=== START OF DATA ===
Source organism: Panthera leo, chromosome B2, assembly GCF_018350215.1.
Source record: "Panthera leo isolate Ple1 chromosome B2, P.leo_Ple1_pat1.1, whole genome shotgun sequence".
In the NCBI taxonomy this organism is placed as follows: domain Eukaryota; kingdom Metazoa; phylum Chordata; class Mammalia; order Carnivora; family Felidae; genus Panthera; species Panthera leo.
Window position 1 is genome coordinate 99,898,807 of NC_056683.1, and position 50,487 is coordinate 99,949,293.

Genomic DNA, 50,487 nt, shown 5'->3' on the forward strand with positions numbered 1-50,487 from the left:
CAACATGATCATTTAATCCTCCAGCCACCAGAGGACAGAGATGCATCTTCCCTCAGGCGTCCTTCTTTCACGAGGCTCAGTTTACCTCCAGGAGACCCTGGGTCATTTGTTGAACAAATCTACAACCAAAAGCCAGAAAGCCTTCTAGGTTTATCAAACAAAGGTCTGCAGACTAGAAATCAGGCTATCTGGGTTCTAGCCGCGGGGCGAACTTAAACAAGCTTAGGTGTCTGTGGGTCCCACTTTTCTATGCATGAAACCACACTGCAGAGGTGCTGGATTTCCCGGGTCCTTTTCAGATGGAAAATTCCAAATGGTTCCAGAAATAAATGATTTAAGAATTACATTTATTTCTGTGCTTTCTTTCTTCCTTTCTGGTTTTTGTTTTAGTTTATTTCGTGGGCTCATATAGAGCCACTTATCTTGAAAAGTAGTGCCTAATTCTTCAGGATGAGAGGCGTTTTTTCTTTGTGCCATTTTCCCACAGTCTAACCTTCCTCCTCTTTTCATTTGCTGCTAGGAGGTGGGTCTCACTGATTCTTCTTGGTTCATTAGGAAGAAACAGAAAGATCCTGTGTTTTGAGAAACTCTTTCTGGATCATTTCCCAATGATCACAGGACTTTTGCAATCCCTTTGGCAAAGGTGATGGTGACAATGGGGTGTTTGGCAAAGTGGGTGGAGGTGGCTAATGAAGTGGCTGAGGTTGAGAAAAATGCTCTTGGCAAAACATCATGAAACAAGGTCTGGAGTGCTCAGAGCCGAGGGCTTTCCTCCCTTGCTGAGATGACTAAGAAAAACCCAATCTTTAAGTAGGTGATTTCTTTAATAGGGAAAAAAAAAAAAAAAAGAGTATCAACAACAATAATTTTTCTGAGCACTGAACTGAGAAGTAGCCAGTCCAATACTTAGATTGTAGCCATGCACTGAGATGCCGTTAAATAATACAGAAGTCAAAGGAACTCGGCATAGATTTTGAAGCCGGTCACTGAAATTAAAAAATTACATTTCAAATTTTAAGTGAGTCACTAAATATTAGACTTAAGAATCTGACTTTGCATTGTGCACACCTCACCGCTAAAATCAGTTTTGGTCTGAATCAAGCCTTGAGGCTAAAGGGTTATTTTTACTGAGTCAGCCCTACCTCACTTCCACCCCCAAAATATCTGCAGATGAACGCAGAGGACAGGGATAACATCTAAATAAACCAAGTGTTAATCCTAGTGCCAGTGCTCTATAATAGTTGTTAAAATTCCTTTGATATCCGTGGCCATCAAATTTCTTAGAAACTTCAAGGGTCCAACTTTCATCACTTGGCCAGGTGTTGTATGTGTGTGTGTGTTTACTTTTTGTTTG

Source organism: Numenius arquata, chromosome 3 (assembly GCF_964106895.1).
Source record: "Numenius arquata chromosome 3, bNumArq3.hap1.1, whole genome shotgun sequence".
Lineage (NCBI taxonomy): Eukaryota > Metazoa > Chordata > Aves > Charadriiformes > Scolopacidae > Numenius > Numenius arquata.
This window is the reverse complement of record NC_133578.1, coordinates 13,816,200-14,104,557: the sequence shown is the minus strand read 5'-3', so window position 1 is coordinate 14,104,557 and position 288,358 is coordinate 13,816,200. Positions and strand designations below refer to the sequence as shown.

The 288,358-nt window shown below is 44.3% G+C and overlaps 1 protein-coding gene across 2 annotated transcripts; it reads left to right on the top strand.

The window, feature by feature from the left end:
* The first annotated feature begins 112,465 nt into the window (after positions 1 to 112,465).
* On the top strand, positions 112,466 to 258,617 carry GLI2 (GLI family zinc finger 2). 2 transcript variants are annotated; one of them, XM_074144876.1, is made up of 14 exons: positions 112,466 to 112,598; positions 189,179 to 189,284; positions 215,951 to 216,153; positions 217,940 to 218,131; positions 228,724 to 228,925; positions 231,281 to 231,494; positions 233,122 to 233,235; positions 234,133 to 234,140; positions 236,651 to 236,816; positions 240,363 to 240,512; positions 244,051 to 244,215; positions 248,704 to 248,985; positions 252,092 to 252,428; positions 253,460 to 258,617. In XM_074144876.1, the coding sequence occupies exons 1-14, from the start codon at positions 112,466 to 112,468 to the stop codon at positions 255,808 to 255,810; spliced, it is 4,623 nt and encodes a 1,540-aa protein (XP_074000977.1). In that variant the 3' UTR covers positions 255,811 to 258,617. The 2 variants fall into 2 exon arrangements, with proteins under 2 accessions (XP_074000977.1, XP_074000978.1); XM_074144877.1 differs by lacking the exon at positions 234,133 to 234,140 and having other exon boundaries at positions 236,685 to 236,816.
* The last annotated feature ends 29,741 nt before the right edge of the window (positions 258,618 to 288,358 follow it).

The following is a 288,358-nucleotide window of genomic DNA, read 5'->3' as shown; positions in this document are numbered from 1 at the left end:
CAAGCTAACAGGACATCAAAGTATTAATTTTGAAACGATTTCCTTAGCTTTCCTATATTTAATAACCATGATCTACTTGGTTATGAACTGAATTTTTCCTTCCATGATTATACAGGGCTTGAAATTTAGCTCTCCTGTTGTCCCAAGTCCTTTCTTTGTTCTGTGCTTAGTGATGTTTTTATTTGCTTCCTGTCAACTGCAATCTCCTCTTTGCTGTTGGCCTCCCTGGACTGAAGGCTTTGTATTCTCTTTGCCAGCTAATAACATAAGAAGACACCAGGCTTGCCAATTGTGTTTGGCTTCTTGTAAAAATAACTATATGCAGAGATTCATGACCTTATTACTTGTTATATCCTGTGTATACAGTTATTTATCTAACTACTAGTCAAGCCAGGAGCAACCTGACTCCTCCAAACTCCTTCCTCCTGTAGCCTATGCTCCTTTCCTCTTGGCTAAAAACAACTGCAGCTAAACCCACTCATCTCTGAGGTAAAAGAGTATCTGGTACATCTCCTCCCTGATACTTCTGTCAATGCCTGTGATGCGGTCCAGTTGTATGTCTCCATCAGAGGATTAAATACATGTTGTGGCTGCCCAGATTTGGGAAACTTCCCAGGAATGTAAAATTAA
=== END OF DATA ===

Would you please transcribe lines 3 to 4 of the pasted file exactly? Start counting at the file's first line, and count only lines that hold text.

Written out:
In the NCBI taxonomy this organism is placed as follows: domain Eukaryota; kingdom Metazoa; phylum Chordata; class Mammalia; order Carnivora; family Felidae; genus Panthera; species Panthera leo.
Window position 1 is genome coordinate 99,898,807 of NC_056683.1, and position 50,487 is coordinate 99,949,293.